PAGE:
A PerformanceResourceTiming has an associated [=fetch timing info=] timing info.

The PerformanceResourceTiming interface participates in the Performance Timeline and extends the following attributes of the PerformanceEntry interface:

name
The name getter steps are to return this's requested URL.
entryType
The entryType getter steps are to return the DOMString "resource".
startTime

The startTime getter steps are to convert fetch timestamp for this's timing info's [=fetch timing info/start time=] and this's relevant global object.

duration

The duration getter steps are to return this's timing info's [=fetch timing info/end time=] minus this's timing info's [=fetch timing info/start time=].

When toJSON is called, run [[WEBIDL]]'s default toJSON operation.

initiatorType getter steps are to return the initiator type for this.

The workerStart getter steps are to convert fetch timestamp for this's timing info's [=fetch timing info/final service worker start time=] and the relevant global object for this. See [=/HTTP fetch=] for more info.

The redirectStart getter steps are to convert fetch timestamp for this's timing info's [=fetch timing info/redirect start time=] and the relevant global object for this. See [=/HTTP-redirect fetch=] for more info.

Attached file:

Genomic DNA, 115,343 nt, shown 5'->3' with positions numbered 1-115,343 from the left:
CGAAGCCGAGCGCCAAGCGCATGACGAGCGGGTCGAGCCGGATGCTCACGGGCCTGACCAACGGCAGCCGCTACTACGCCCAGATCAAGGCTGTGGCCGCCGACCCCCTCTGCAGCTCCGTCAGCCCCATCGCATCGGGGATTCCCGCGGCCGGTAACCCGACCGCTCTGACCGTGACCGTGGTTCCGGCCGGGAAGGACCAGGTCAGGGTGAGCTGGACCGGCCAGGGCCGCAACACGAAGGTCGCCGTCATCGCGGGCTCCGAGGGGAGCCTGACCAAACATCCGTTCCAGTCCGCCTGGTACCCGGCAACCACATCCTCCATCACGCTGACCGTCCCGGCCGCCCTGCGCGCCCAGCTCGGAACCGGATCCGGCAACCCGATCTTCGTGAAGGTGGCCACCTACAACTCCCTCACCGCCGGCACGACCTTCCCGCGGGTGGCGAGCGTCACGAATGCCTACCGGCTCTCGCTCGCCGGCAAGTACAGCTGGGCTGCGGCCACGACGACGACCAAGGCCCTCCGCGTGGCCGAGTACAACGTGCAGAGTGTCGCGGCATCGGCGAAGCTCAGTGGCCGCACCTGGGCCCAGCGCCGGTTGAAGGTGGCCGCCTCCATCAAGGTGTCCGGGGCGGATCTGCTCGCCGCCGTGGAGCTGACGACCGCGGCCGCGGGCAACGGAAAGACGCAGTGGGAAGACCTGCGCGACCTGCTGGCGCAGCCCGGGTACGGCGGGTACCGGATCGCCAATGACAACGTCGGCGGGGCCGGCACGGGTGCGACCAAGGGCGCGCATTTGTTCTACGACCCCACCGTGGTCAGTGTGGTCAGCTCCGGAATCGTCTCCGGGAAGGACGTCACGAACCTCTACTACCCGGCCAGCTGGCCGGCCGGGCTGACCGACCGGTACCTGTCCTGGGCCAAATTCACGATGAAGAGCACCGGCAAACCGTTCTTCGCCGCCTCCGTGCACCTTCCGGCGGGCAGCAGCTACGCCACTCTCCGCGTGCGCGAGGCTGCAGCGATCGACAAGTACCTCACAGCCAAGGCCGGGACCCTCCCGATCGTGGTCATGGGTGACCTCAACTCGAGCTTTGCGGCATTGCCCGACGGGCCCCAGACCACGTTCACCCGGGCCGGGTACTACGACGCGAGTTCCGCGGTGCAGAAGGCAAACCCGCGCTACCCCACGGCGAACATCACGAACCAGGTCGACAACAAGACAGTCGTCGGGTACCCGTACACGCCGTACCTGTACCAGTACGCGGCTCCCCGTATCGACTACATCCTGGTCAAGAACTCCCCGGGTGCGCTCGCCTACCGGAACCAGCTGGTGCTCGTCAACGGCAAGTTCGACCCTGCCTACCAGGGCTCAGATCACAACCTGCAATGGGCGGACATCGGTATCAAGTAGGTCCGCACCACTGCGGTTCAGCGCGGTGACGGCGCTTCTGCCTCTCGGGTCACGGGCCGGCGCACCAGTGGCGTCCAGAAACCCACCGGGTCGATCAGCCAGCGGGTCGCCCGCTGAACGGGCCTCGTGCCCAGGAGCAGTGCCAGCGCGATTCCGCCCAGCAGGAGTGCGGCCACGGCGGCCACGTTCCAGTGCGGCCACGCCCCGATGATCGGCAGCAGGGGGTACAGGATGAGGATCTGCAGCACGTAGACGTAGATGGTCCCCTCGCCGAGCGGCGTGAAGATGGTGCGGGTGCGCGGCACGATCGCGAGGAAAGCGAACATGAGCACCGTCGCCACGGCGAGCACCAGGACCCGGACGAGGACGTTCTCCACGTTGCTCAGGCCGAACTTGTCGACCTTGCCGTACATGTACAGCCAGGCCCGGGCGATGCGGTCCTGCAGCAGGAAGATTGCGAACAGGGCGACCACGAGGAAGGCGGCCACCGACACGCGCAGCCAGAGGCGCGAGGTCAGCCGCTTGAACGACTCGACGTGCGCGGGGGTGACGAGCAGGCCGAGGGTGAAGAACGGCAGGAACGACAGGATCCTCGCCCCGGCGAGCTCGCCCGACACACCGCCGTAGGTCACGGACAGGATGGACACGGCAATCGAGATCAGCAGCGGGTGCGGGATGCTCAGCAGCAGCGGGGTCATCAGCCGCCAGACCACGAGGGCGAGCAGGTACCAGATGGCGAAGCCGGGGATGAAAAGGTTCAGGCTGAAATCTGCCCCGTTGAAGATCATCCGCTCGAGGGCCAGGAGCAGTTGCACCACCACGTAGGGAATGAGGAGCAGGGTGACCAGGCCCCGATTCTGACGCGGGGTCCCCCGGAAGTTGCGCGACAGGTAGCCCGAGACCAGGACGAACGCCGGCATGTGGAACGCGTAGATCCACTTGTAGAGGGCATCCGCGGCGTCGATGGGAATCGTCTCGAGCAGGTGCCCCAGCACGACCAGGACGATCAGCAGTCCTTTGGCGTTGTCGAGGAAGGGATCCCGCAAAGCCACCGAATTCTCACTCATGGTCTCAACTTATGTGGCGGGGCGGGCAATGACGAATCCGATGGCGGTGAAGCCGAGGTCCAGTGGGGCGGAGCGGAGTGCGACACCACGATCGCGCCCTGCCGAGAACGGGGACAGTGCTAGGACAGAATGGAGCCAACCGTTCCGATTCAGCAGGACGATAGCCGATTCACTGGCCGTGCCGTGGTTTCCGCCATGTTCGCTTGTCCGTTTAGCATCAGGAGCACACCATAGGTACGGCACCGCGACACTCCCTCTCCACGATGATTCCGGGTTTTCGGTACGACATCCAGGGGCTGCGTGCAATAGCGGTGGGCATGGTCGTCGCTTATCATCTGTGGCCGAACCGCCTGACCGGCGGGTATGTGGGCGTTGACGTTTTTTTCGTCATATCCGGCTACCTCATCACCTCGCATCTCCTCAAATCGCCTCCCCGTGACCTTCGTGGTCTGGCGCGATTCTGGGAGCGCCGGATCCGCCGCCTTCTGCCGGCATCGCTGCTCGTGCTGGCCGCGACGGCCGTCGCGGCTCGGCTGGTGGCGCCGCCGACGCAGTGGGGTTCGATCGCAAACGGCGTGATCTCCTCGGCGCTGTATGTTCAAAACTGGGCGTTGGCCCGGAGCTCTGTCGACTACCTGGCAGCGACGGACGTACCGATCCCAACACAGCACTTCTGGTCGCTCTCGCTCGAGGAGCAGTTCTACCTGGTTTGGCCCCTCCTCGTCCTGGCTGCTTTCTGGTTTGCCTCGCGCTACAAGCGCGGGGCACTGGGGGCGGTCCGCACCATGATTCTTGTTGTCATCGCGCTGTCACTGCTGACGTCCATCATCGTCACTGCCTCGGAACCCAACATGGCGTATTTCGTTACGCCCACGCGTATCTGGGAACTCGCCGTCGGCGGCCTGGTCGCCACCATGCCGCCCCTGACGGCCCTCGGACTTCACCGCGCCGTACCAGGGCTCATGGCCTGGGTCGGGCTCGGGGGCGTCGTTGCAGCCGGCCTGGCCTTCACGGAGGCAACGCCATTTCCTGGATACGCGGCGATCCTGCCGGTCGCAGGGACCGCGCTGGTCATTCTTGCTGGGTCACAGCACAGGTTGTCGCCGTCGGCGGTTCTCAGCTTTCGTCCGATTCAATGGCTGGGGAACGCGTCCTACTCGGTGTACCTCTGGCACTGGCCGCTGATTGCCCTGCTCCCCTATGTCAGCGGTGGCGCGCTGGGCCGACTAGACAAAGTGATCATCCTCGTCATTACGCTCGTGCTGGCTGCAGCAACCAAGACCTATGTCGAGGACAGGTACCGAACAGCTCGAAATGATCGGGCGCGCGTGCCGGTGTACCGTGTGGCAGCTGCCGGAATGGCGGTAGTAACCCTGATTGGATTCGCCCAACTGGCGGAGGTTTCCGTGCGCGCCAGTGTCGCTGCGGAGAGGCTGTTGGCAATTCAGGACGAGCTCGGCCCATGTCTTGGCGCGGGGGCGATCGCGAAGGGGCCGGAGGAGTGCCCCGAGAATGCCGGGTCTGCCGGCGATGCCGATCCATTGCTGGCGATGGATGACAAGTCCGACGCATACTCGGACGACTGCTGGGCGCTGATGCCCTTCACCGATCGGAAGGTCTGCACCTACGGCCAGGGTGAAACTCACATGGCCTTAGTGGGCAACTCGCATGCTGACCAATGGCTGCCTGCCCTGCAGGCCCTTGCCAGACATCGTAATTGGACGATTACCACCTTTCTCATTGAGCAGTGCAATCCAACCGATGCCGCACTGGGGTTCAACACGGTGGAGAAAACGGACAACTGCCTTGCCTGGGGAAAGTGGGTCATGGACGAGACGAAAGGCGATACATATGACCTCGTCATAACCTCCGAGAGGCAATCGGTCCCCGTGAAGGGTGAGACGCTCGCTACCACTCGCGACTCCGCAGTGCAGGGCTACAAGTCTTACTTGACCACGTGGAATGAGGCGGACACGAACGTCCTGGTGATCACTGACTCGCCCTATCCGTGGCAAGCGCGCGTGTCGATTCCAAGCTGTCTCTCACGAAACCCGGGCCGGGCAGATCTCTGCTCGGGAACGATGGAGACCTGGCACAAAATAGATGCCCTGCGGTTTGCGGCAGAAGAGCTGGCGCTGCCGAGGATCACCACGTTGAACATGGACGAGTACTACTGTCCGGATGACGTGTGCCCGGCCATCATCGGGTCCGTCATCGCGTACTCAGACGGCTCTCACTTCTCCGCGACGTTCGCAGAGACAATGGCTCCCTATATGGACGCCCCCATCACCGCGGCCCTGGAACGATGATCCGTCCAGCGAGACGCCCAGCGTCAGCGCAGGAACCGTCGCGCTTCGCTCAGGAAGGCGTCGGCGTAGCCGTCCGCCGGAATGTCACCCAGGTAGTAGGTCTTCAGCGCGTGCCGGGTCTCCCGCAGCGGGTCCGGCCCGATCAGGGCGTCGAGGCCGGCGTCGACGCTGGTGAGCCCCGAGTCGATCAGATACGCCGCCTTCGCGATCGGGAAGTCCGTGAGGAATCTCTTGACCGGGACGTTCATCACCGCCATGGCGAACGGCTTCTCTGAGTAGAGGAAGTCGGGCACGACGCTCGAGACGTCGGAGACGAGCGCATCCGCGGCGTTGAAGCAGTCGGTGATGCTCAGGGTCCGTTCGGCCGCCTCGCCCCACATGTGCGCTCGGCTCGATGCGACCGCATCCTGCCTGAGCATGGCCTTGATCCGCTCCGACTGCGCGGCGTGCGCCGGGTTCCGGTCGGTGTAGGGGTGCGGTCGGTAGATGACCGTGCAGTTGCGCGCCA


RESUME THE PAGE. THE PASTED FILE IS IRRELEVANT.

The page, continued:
The redirectEnd getter steps are to convert fetch timestamp for this's timing info's [=fetch timing info/redirect end time=] and the relevant global object for this. See [=/HTTP-redirect fetch=] for more info.

The fetchStart getter steps are to convert fetch timestamp for this's timing info's [=fetch timing info/post-redirect start time=] and the relevant global object for this. See [=/HTTP fetch=] for more info.

The domainLookupStart getter steps are to convert fetch timestamp for this's timing info's [=fetch timing info/final connection timing info=]'s [=connection timing info/domain lookup start time=] and the relevant global object for this. See Recording connection timing info for more info.

The domainLookupEnd getter steps are to convert fetch timestamp for this's timing info's [=fetch timing info/final connection timing info=]'s [=connection timing info/domain lookup end time=] and the relevant global object for this. See Recording connection timing info for more info.

The connectStart getter steps are to convert fetch timestamp for this's timing info's [=fetch timing info/final connection timing info=]'s [=connection timing info/connection start time=] and the relevant global object for this. See Recording connection timing info for more info.

The connectEnd getter steps are to convert fetch timestamp for this's timing info's [=fetch timing info/final connection timing info=]'s [=connection timing info/connection end time=] and the relevant global object for this. See Recording connection timing info for more info.